Previously confined to actresses, breast augmentation surgeries are pretty common nowadays. The standards of beauty have risen higher to the point that almost every single woman out there plans to get cosmetic surgery done and breast augmentation is one of them. Women invest in such operations because of their physical insecurities. That is precisely how the beauty industry has grown – benefiting from their insecurities.
However, there is nothing wrong with feeling good about yourself, and that is what breast augmentation does to your body. While many women are getting their breasts implanted, they need to understand several factors before going for breast augmentation. So, without further delay, let talk about these factors.
Your saggy breasts cannot be fixed with a breast augmentation
The breast augmentation will not help you in getting rid of the saggy breasts. It will lead to more saggy breasts because of the increased volume of the breasts. Be sure to know the type of surgery you need, when do you need it and why. Talking about sagginess, the best procedure for it is mastopexy or breast lift. Get your breast augmentation procedure done from a reputed cosmetic surgeon such as Absolute Cosmetics that deal with all types of surgeries.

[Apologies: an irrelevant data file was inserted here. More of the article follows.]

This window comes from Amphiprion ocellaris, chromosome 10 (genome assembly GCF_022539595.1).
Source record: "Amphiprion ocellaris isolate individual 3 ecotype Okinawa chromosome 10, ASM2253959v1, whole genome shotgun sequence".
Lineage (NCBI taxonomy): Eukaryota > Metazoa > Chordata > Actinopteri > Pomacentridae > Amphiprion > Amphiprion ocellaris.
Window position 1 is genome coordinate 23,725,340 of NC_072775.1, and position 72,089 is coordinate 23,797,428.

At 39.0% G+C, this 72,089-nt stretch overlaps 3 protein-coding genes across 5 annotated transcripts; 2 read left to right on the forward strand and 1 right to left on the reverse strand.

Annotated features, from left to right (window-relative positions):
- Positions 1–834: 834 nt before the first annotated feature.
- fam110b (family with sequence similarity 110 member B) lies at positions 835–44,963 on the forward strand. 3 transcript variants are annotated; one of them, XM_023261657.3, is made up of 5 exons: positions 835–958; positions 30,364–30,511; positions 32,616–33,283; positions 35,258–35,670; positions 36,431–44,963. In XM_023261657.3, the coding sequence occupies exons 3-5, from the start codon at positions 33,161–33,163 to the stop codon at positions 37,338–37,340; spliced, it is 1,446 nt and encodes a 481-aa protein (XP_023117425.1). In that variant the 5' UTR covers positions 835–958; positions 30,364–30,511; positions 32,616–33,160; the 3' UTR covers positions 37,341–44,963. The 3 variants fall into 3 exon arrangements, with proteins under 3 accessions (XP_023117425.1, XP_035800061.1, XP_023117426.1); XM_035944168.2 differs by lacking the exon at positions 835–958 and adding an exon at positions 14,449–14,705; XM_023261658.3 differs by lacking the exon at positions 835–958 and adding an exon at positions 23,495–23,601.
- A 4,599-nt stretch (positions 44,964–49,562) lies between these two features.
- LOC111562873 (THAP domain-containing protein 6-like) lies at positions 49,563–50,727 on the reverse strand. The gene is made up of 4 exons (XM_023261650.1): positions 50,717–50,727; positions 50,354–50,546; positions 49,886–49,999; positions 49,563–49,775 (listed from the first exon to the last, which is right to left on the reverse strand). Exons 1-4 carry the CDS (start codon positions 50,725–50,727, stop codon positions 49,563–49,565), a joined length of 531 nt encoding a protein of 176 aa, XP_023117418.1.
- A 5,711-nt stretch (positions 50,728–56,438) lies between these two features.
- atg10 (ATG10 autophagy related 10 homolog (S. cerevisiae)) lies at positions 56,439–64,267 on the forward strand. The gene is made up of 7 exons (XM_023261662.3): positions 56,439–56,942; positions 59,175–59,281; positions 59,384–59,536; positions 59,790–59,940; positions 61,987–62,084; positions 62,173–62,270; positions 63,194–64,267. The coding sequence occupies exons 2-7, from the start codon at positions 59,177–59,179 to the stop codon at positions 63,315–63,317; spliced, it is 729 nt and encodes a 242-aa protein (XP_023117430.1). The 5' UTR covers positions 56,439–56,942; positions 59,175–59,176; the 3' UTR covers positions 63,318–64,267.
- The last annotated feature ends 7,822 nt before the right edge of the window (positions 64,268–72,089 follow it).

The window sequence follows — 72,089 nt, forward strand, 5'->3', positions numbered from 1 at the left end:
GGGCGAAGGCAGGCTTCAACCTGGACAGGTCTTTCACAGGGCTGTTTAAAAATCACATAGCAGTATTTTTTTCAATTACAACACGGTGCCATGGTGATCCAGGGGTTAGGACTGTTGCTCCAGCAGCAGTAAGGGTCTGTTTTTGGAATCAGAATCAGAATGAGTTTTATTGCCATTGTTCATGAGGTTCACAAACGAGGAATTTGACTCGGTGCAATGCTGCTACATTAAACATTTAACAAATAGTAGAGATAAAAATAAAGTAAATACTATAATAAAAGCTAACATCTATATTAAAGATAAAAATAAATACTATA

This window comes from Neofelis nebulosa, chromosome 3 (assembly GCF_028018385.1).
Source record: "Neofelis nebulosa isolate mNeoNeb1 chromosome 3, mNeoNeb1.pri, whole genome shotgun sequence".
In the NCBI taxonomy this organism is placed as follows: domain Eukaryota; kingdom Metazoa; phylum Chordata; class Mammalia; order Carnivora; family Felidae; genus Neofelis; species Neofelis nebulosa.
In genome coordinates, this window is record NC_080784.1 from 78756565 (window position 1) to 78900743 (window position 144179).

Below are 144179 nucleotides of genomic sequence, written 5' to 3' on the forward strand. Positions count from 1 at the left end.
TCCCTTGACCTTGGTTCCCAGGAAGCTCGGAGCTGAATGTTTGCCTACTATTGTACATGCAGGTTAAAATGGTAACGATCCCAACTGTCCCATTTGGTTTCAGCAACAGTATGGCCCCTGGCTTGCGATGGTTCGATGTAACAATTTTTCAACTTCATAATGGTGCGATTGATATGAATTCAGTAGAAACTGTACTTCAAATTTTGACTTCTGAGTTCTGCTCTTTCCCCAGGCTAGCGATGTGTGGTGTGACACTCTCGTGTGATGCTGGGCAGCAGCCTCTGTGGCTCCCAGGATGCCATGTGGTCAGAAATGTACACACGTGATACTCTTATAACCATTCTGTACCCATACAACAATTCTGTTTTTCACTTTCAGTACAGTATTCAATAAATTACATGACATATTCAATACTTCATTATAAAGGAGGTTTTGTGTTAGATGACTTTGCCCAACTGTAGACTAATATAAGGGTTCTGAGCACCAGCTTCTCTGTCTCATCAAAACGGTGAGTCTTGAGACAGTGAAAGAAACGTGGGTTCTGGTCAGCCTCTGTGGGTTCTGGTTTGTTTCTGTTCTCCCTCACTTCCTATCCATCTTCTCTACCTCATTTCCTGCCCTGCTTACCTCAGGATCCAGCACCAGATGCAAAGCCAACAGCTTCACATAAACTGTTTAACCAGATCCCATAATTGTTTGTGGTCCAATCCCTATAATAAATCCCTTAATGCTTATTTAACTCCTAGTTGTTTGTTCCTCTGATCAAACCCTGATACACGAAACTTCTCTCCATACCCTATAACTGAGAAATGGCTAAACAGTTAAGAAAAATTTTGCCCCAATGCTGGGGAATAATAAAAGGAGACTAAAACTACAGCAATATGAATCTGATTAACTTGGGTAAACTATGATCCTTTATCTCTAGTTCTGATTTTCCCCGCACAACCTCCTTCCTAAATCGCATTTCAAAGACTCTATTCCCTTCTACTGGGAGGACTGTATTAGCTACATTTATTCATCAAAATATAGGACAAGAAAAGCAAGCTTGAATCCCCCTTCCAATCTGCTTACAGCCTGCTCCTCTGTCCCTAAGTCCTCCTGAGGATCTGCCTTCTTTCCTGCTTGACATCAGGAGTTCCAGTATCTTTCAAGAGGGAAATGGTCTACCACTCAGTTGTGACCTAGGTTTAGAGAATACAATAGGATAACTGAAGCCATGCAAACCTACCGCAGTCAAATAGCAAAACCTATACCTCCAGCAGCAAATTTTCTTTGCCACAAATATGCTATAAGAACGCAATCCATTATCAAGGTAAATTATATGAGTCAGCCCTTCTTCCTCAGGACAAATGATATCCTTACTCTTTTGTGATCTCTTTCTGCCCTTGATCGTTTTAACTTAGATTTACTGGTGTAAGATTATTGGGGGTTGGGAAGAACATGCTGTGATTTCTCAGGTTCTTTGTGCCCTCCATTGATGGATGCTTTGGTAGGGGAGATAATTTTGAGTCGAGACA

Sooner or later, you will need to replace breast implants
Even though breast augmentation is a safe and generally thought to be a long-lasting solution to your problem, it is not a permanent treatment. The breast implants will only last for a decade or so, after which you have to replace them. People who have gone through the surgery will have to go for annual checkups from time to time. I recommend you do ample research before going through this life-altering procedure.
Don’t think this is a one-time job, expect another surgery in the future
Majority of the people who have done breast augmentation believe that it is a one-time job. Although there is a possibility that you will outlive your implants, you will need another breast surgery in the future.
It isn’t as simple as you think it is
There is a lot of research that pertains to the breast augmentation. You will have to choose several things and finalize the best. From selecting the shape of your breast implants to its texture, you will have to dig into every minor detail before moving ahead.